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Fulani Herdsmen: SERAP takes FG to ECOWAS Court over failure to prevent killings

The Socio-Economic Rights and Accountability Project (SERAP) have dragged
the Federal Government to the ECOWAS Community Court of Justice in Abuja
over “failure to prevent, account for and investigate killings, raping,
maiming of Nigerians and other residents, and destruction of property
across the country by herdsmen, the military and police.”

In the suit No ECW/CCJ/APP/15/16 and filed yesterday by Solicitor to
SERAP, Femi Falana SAN, the Plaintiff contends “that the continuing
attacks, killings, raping, maiming of Nigerians and other residents, and
destruction of property by the military, police, herdsmen and other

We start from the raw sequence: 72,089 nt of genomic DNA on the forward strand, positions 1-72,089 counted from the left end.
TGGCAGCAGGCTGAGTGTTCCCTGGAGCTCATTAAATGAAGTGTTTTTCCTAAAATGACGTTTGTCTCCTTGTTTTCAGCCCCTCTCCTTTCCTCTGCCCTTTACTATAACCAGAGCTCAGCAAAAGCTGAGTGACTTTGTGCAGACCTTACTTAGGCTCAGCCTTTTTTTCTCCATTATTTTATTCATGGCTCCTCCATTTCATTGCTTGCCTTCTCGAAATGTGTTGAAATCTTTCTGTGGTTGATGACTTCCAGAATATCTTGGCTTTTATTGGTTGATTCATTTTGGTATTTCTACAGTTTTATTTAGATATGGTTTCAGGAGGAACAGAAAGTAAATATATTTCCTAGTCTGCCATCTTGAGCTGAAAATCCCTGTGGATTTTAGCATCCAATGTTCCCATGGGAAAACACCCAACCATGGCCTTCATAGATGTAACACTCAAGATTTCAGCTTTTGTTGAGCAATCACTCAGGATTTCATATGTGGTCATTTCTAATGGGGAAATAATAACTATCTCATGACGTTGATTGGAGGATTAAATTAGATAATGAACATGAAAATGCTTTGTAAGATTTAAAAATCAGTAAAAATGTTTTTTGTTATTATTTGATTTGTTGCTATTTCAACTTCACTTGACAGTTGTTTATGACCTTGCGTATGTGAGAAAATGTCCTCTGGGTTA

unknown perpetrators across the country amount to serious violations of
human rights of the rights to life, to the security and dignity of the
human person, and to property.”

The suit reads in part: “The Plaintiff contends that the Defendant is
responsible for these human rights violations and abuses by the military,
police, herdsmen and other unknown perpetrators which have not been
adequately prevented, investigated or prosecuted by the authorities. These
responsibilities are heightened when an observable pattern has been
overlooked or ignored, such as is the case in this suit.”

“The Plaintiff also contends that the obligation to secure the right to
life is not confined to cases where it has been established that the
killings were caused by an agent of the State. Nor is it decisive whether
those affected or their families have lodged a formal complaint about the
killings with the competent investigatory authority.”

“It is contended that the mere knowledge of the killings by the military,
police, herdsmen and other unknown perpetrators on the part of the
authorities have ipso facto given rise to an obligation under Article 4 of